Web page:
What can we do to get past mismatched expectations, or disagreements between specialists?

  • Before going into an appointment, try to be clear on what you want to get from that consult. If this is a referral to a medical specialist, ask why. 
  • If the issue has been going on for awhile, document: when it started, whether it changed over time, and what's already been tried to treat it. Bring that history along to each appointment.
  • When given a course of treatment, be sure to ask what to expect - specifically, how it is supposed to help your medical concern, its chances of success, and whether there are any adverse reactions to watch out for.  If there are other medical conditions, ask how that treatment might affect those issues. 
  • Likewise, ask the health care team what they expect patients to get from each treatment, procedure, or course of action. Use their medical jargon to ask clearly:  "What is the most likely outcome if I take this, or do that?" and "What is the best outcome you expect from this?"
  • If intent is to find treatment for one concern, but the professional insists on talking about something else: 
    • a) ask how that is connected to the main concern, and
    • b) unless they can make a convincing case that something else has a direct connection, feel free to insist that they visit focus on that main concern (the "presenting problem").
  • If we fear that our concerns will not be taken seriously, we can bring a friend or relative to appointments (even during this COVID pandemic!) for support and to speak on our behalf.

When someone is terminally or chronically ill, too often medical professionals cannot shift gears away from fixi-it mode, even if the patient's condition cannot be cured. When more  treatment is offered in that situation, it is good to ask what benefit it would bring vs. the pain, distress, or possible ill effects of that treatment. Helpfull medical jargon to use: "What are the chances of having a better daily life experience with this treatment versus without it?"

    Bureaucratic Errors

Healthcare in the US is a huge business, regulated by many different agencies - it is very easy for important details to get lost in the shuffle, especially when going between one health care system and another. Medical errors are serious! For example, a simple typo in a prescription can result in getting the wrong drug.

Most treatments and procedures need to be prescribed by a medical professional but then also need to be approved by our health insurance company; disputes and denials of service are common. Also, the costs for medical care can be a surprise, even wildly different at different times - if that happens, ask why. You might also get billed for services, tests, or treatments that you didn't receive.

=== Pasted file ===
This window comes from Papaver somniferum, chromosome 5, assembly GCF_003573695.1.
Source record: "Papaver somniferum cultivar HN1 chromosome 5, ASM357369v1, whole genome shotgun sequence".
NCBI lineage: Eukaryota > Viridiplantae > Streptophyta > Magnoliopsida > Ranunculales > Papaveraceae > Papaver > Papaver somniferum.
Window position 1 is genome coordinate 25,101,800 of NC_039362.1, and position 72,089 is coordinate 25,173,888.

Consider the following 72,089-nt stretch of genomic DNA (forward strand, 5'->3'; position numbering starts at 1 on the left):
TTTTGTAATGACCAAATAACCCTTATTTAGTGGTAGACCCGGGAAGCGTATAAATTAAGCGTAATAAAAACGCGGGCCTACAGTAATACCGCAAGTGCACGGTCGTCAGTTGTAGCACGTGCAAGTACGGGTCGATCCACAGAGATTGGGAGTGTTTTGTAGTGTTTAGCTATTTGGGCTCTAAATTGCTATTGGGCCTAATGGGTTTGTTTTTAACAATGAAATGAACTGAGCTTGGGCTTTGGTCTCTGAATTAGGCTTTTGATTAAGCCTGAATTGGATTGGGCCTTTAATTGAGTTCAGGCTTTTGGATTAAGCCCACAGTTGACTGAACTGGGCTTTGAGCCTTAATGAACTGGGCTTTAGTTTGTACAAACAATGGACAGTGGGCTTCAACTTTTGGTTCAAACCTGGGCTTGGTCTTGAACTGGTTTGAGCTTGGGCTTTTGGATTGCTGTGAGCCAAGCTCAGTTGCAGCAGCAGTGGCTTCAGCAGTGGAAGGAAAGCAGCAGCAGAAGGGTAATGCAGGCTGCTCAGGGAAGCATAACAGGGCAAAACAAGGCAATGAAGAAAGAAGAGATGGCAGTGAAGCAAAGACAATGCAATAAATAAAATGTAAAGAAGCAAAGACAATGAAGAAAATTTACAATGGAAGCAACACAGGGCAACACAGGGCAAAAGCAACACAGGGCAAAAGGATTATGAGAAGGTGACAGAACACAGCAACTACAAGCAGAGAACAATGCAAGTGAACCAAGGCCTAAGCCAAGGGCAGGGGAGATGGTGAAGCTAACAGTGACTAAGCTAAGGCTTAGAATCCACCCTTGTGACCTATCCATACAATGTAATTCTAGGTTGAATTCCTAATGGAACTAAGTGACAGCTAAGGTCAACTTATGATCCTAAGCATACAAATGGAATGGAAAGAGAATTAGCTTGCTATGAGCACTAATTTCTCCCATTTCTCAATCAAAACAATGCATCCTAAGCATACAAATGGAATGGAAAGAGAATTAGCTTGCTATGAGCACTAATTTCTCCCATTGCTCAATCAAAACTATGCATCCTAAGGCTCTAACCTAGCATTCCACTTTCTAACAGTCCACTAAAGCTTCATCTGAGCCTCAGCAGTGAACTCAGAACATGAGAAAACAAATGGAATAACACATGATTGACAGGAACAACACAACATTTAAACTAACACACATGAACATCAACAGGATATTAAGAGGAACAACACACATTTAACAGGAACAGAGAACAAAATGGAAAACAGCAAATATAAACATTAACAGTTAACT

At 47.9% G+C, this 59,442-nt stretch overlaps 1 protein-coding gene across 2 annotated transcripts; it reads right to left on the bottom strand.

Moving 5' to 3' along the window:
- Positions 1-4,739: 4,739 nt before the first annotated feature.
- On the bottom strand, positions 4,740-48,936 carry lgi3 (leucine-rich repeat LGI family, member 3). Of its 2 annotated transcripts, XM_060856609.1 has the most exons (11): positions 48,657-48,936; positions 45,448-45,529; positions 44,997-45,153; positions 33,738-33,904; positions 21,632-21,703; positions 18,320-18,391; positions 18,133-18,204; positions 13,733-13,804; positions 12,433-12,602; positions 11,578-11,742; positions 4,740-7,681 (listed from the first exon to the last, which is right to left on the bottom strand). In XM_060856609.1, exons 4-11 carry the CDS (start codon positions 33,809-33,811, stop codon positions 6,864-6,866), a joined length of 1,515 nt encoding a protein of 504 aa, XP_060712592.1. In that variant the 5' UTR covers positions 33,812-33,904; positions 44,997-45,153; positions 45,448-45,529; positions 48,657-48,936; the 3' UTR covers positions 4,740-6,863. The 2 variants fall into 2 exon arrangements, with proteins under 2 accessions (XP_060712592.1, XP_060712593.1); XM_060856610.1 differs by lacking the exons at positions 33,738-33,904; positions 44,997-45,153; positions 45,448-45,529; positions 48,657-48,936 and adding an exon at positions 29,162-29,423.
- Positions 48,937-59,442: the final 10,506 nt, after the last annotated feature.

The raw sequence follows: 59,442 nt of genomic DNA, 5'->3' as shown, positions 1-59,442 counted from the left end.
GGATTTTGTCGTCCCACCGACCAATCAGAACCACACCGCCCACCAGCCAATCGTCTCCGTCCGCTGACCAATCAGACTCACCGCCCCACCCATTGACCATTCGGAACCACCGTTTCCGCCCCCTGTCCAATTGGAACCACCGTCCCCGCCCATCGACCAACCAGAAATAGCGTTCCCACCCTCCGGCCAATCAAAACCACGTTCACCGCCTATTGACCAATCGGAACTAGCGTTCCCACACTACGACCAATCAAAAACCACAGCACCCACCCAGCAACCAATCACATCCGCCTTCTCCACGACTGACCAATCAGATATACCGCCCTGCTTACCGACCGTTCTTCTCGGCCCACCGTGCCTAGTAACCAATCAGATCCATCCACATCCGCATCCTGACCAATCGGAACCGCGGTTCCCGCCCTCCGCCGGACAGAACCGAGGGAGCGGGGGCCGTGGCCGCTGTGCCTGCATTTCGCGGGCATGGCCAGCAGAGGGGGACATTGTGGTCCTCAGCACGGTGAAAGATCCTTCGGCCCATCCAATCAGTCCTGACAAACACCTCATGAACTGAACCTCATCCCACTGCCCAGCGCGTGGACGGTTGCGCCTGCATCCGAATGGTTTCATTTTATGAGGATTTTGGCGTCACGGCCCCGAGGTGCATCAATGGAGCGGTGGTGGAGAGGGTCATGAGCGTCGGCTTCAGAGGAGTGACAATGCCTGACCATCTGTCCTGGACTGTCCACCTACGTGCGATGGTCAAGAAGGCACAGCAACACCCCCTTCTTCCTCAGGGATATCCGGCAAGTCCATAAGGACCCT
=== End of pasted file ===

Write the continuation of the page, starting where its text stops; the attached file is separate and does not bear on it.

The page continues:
Since medical records are kept both on paper and in electronic form these days, it's even more confusing and difficult to get all the necessary details in one place. See this page for more on accessing your medical records.

What can we do to minimize errors in health care?

  • Keep our own records as best we can. Note the names of any medical conditions, names of drugs prescribed, names of specific treatments or tests (and significant test results).
  • Regularly review the records kept by our health care teams. If there are errors, ask for them to be corrected ASAP; if that's not possible, insist that a note be added to the medical record pointing out that error.
  • Regularly check insurance statements to track medical bills.
  • When picking up prescriptions, ask the pharmacists to double-check that it's the correct drug (and ask what that drug is for, if that's not already stated).

  Translators and Interpreters

Health clinics, doctors' and dentists' offices, therapists, urgent care centers, emergency rooms, and hospitals are all required to have some type of interpretation service available for patients. That might be someone on staff who speaks their language, or bringing in medical interpreters, or ir could be a translation service.